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Ulliac values Red Deer experience

Annie Ulliac grew up playing soccer in Edmonton, but it was an opportunity to play full time for the Red Deer Renegades in the Alberta Major Soccer League that brought her to Red Deer for a summer. Ulliac was looking for a place to grow as a goaltender as she prepared to attend university in the United States and the Renegades were the perfect fit.

Annie Ulliac grew up playing soccer in Edmonton, but it was an opportunity to play full time for the Red Deer Renegades in the Alberta Major Soccer League that brought her to Red Deer for a summer.

Ulliac was looking for a place to grow as a goaltender as she prepared to attend university in the United States and the Renegades were the perfect fit.

“I started playing competitive soccer in Grade 11 and received an offer to go to an American university but I knew I needed to get more playing experience before I went,” she said. “There didn’t seem to be any offers in Edmonton so I contacted Paul (Morigeau) about playing in Red Deer and it worked out well.”

Ulliac spent last summer with the Renegades and while they didn’t have a great season it was more than what she wanted.

“They’re trying to build a good program and getting a chance to play regularly and getting a lot of work helped me a lot.”

Ulliac, who has always played in goal, started playing the sport when she was four.

“I played community soccer and while it wasn’t the best we still took it seriously and I got a lot of chance to play.”

Prior to Grade 11 she played at a lower division with the Edmonton Raiders, but in Grade 11 she joined Edmonton Victoria, one of the elite programs in the country.

“They have two teams and I played with their second team indoor and outdoor,” she said. “I also played U18 and trained with their top team.”

Ulliac started looking at joining an American university two years ago and received an offer on Nov. 1, 2014.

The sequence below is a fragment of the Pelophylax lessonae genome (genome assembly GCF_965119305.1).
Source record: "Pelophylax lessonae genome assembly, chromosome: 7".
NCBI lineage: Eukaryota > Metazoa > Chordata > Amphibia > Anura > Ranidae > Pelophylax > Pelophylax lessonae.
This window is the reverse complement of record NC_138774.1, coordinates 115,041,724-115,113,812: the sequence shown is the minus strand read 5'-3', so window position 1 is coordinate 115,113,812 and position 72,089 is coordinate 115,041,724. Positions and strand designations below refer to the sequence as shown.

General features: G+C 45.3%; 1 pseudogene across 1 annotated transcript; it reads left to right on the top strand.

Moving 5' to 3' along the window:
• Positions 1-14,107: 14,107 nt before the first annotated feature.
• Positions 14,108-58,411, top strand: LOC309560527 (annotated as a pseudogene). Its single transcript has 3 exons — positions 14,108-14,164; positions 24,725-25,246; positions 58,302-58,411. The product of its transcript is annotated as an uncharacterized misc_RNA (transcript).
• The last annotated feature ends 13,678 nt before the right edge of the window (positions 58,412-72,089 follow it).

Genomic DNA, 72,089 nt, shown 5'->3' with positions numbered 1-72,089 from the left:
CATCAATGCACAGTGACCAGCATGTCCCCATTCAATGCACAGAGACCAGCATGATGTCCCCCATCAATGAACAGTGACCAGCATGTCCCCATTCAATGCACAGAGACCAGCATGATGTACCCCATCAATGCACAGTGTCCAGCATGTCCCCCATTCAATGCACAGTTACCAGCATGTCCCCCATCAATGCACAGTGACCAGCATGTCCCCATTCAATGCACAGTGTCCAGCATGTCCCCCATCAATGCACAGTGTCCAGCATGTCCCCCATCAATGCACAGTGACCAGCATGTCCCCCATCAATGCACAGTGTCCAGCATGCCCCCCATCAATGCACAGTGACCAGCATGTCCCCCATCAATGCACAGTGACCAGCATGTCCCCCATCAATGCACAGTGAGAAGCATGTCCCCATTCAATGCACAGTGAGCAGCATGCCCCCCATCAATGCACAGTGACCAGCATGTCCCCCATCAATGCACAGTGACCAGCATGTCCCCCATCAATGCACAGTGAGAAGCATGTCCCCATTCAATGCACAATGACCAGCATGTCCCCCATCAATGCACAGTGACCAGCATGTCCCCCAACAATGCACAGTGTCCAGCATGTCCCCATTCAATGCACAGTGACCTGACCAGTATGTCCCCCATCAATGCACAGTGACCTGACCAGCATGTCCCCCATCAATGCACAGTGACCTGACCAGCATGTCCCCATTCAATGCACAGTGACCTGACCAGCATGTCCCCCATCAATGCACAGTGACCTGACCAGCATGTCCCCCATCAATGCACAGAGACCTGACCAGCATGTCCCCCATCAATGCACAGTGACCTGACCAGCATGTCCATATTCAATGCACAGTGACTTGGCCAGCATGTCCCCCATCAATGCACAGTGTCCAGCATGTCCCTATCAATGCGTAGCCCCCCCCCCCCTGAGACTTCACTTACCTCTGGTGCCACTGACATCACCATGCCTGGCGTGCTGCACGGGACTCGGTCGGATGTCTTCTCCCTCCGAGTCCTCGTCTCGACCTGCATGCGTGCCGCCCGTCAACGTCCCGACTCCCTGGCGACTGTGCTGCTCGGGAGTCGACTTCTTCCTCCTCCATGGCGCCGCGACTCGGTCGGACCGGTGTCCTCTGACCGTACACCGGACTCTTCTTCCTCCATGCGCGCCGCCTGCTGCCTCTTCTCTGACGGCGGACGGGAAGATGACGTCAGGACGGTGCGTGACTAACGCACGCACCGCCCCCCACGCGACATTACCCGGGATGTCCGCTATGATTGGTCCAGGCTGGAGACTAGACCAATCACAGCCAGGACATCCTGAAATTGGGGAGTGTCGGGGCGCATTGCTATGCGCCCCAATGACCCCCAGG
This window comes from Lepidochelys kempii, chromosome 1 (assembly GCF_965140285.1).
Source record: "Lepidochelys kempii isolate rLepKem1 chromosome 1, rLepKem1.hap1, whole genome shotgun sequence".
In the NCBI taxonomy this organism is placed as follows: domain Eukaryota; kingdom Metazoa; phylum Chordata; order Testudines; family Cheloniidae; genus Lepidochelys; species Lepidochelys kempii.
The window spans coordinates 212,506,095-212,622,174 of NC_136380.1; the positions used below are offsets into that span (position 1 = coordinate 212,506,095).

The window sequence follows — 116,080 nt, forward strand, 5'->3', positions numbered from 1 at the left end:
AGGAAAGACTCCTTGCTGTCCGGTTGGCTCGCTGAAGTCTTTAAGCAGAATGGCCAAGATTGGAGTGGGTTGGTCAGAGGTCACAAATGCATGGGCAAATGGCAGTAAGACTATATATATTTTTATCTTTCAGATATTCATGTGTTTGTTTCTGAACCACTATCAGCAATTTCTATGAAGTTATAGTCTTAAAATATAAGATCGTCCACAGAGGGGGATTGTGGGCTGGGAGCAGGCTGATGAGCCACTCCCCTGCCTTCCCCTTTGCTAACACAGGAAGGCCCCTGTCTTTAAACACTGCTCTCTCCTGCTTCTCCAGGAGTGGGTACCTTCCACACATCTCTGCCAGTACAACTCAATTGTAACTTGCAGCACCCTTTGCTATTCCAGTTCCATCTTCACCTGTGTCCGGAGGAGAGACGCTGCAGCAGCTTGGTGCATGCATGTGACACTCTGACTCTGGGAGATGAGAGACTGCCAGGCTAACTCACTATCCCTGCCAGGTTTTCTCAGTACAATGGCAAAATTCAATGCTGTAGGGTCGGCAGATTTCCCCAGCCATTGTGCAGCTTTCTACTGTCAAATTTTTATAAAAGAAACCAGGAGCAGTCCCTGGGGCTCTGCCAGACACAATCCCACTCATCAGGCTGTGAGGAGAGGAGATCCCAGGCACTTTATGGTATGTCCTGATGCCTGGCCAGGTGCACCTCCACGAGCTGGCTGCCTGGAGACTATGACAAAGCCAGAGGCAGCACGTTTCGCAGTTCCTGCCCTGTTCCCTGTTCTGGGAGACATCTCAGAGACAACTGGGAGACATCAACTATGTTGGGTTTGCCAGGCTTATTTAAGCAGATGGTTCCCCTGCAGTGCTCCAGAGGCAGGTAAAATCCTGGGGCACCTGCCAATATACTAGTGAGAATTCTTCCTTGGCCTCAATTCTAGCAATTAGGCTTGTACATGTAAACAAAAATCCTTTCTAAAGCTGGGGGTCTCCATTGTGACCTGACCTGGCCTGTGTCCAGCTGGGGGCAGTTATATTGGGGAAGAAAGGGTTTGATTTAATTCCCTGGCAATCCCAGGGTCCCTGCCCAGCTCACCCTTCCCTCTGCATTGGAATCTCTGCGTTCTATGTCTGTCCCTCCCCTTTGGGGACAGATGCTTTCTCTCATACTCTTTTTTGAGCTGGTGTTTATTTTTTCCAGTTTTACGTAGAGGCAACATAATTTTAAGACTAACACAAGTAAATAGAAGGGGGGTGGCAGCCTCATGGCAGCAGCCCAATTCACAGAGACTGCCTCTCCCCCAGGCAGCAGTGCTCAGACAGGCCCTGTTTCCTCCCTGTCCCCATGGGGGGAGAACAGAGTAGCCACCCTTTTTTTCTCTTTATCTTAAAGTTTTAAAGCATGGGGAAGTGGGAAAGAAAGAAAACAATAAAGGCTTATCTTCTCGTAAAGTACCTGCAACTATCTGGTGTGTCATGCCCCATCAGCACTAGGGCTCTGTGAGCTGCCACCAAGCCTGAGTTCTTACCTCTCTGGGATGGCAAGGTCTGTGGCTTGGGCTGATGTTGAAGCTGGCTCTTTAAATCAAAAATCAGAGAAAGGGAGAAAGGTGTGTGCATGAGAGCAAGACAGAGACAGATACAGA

“I visited different schools in October before committing.”

She committed to Adelphi University in Garden City, N.Y., which is located on Long Island.

Ulliac started in goal and led the team to a 14-2-2 record and first place in their conference for the first time.

“We also defeated our arch-rivals (St. Rose College) for the first time since 1998, so it was a good year,” she said with a laugh. “But it went well for the team and myself. I can’t complain.”

Adelphi is a Division II school, but a good program, advancing into the third round of the NCAA playoffs.

“One of the reasons I went there was because of coaching,” she said. “They had a good coach, who moved on to the MLS before the season, but the new coaches were outstanding.

“As well they said I’d get a chance to play, which I need as I continue to develop. I would like to continue on after I finish at school and to do so I need to get the playing time.”

The 18-year-old won’t be returning to Red Deer this summer as she signed to play with the New England Mutiny in the newly former United Women’s Soccer League.

“It’s an amateur program and a good one,” said Ulliac. “Former national team goalie, Stephanie Labbee, played there so it’s kind of exciting following in her footsteps.”

Ulliac likes the way Labbee and present national team keeper Erin McLeod, play the game. She watches them play as much as possible.

“It’s a chance to see their strengths and how they handle different situations. I certainly can learn from them.”

Ulliac, who is taking exercise science in school, will join the Mutiny when she can prior to the end of the school year on May 19, but doesn’t expect to start this season.

“I expect to be a backup and then get a chance to play in my second season,” she said.

As she continues to grow as a player and gain exposure, Ulliac, who had a sparkling 0.80 goals-against-average in the playoffs with Adelphi, hopes to catch the eye of the Canadian national team.

“I definitely hope to get a chance to play with the national team at the U20 level and eventually the senior team,” she said. “I would also like to play professional soccer.”

They have several good pro leagues in Europe, Australia and the National Women’s Soccer League in the U.S.

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